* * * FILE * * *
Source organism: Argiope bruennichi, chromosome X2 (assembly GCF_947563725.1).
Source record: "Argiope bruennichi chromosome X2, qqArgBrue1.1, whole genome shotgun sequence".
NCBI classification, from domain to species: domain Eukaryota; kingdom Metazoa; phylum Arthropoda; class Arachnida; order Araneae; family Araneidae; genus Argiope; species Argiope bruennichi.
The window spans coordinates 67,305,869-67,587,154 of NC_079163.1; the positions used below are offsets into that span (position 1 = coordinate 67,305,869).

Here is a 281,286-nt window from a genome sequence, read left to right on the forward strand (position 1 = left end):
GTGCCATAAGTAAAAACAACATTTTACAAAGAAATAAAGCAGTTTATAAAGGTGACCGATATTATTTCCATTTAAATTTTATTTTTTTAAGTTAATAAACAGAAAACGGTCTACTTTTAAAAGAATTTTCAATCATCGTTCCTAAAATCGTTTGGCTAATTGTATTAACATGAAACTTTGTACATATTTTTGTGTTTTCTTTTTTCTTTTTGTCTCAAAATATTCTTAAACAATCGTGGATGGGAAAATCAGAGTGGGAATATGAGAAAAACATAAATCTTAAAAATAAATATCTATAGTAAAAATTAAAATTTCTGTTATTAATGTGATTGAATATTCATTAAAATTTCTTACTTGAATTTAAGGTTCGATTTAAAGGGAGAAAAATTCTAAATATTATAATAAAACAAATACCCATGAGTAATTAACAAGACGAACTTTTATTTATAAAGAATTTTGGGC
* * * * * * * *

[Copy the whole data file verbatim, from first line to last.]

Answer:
Source organism: Argiope bruennichi, chromosome X2 (assembly GCF_947563725.1).
Source record: "Argiope bruennichi chromosome X2, qqArgBrue1.1, whole genome shotgun sequence".
NCBI classification, from domain to species: domain Eukaryota; kingdom Metazoa; phylum Arthropoda; class Arachnida; order Araneae; family Araneidae; genus Argiope; species Argiope bruennichi.
The window spans coordinates 67,305,869-67,587,154 of NC_079163.1; the positions used below are offsets into that span (position 1 = coordinate 67,305,869).

Here is a 281,286-nt window from a genome sequence, read left to right on the forward strand (position 1 = left end):
GTGCCATAAGTAAAAACAACATTTTACAAAGAAATAAAGCAGTTTATAAAGGTGACCGATATTATTTCCATTTAAATTTTATTTTTTTAAGTTAATAAACAGAAAACGGTCTACTTTTAAAAGAATTTTCAATCATCGTTCCTAAAATCGTTTGGCTAATTGTATTAACATGAAACTTTGTACATATTTTTGTGTTTTCTTTTTTCTTTTTGTCTCAAAATATTCTTAAACAATCGTGGATGGGAAAATCAGAGTGGGAATATGAGAAAAACATAAATCTTAAAAATAAATATCTATAGTAAAAATTAAAATTTCTGTTATTAATGTGATTGAATATTCATTAAAATTTCTTACTTGAATTTAAGGTTCGATTTAAAGGGAGAAAAATTCTAAATATTATAATAAAACAAATACCCATGAGTAATTAACAAGACGAACTTTTATTTATAAAGAATTTTGGGC